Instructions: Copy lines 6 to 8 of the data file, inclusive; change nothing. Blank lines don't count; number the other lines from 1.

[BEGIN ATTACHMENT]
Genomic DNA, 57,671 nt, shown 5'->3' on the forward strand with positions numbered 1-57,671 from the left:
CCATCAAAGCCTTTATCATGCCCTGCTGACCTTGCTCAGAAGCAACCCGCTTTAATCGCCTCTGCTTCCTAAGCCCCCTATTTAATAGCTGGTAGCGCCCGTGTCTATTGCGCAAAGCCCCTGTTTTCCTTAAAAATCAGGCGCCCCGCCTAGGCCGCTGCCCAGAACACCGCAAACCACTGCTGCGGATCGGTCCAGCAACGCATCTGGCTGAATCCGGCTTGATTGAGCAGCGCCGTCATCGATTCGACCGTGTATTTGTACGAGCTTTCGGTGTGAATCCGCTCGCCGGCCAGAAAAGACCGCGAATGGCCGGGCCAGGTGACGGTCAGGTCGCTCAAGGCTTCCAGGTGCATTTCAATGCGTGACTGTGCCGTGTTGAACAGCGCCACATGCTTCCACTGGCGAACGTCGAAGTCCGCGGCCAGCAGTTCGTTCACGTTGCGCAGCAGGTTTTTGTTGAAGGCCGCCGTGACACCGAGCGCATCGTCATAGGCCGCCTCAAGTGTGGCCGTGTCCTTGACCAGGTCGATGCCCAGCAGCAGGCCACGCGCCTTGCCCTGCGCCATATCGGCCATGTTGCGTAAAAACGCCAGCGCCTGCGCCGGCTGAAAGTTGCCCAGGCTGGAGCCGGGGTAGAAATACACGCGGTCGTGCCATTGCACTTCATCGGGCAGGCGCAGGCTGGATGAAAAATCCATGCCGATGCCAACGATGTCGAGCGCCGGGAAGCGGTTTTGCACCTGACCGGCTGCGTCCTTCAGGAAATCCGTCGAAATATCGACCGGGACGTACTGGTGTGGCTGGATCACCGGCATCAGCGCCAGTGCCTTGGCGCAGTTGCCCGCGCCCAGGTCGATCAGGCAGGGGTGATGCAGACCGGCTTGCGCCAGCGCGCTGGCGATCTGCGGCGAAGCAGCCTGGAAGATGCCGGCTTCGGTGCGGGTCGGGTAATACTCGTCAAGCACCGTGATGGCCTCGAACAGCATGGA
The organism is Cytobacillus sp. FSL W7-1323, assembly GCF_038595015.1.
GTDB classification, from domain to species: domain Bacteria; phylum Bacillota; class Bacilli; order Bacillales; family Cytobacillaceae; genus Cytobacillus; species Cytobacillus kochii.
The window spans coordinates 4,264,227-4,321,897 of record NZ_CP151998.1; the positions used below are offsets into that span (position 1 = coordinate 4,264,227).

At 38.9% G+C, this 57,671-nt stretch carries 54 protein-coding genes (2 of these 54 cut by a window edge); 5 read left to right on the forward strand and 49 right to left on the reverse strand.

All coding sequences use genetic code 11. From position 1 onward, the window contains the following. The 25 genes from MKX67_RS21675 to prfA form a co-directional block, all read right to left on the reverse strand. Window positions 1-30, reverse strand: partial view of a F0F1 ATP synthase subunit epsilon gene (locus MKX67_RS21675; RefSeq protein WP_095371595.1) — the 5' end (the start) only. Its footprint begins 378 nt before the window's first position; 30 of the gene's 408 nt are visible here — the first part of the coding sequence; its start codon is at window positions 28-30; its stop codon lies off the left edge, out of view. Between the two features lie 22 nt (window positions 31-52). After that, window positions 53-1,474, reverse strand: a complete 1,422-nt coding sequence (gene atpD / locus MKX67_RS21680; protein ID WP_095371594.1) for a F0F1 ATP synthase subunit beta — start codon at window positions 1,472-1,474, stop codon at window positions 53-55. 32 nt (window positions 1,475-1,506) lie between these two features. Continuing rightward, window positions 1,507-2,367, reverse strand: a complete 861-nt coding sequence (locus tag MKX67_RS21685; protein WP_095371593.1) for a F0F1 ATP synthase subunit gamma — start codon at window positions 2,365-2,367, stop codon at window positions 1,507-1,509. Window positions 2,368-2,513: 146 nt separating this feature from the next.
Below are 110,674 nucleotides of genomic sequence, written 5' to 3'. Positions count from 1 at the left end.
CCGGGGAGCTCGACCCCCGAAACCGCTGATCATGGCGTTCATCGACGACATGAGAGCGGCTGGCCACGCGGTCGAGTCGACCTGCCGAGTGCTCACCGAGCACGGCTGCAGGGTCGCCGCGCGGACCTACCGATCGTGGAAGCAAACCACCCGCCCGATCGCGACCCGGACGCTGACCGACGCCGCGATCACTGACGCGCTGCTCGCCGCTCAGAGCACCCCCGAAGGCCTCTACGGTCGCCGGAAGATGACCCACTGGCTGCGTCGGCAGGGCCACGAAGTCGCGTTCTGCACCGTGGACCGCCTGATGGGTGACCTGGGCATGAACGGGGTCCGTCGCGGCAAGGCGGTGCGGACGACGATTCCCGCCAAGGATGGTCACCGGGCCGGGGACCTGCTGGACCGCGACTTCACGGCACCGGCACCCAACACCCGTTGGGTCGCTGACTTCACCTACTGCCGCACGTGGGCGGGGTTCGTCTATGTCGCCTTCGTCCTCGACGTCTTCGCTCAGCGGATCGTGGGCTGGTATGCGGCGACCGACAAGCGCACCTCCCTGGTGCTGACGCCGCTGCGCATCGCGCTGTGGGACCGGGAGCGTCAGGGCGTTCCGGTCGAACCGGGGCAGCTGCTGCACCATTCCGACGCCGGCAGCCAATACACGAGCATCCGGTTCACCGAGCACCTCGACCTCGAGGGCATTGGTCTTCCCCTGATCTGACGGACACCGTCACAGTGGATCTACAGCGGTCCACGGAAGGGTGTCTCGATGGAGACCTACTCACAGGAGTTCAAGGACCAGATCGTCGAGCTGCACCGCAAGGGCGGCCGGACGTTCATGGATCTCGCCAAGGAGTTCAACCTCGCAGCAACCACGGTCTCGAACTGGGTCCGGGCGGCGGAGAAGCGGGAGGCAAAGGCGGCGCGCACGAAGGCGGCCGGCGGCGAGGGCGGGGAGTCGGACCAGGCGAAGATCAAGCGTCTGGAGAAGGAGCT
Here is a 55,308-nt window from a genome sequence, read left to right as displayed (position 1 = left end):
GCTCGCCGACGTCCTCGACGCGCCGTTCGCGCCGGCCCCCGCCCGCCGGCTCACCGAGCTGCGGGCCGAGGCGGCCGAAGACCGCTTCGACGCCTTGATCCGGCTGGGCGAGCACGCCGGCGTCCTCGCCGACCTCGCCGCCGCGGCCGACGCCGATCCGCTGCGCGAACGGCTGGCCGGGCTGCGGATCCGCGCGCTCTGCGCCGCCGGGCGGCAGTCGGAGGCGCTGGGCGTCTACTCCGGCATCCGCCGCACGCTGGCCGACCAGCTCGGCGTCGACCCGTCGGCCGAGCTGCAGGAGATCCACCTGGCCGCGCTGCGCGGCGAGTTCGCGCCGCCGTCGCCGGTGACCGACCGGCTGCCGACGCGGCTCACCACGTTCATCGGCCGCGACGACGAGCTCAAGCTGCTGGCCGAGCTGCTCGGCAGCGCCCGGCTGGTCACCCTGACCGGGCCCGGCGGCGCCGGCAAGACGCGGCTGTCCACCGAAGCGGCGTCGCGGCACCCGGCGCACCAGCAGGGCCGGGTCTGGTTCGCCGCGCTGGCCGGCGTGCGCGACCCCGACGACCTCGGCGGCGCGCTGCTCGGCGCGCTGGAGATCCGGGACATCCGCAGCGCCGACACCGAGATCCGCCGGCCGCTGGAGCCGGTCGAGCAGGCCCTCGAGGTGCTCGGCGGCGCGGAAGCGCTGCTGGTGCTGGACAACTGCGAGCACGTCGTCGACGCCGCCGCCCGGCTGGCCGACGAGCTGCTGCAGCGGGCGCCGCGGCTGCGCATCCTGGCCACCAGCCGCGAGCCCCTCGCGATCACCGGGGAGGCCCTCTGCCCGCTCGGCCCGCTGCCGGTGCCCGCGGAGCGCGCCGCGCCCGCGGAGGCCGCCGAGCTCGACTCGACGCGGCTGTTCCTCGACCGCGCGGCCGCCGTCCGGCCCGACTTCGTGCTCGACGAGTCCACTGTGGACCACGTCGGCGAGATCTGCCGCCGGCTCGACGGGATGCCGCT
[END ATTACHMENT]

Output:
At 38.9% G+C, this 57,671-nt stretch carries 54 protein-coding genes (2 of these 54 cut by a window edge); 5 read left to right on the forward strand and 49 right to left on the reverse strand.

All coding sequences use genetic code 11. From position 1 onward, the window contains the following. The 25 genes from MKX67_RS21675 to prfA form a co-directional block, all read right to left on the reverse strand. Window positions 1-30, reverse strand: partial view of a F0F1 ATP synthase subunit epsilon gene (locus MKX67_RS21675; RefSeq protein WP_095371595.1) — the 5' end (the start) only. Its footprint begins 378 nt before the window's first position; 30 of the gene's 408 nt are visible here — the first part of the coding sequence; its start codon is at window positions 28-30; its stop codon lies off the left edge, out of view. Between the two features lie 22 nt (window positions 31-52). After that, window positions 53-1,474, reverse strand: a complete 1,422-nt coding sequence (gene atpD / locus MKX67_RS21680; protein ID WP_095371594.1) for a F0F1 ATP synthase subunit beta — start codon at window positions 1,472-1,474, stop codon at window positions 53-55. 32 nt (window positions 1,475-1,506) lie between these two features. Continuing rightward, window positions 1,507-2,367, reverse strand: a complete 861-nt coding sequence (locus tag MKX67_RS21685; protein WP_095371593.1) for a F0F1 ATP synthase subunit gamma — start codon at window positions 2,365-2,367, stop codon at window positions 1,507-1,509. Window positions 2,368-2,513: 146 nt separating this feature from the next.
Below are 110,674 nucleotides of genomic sequence, written 5' to 3'. Positions count from 1 at the left end.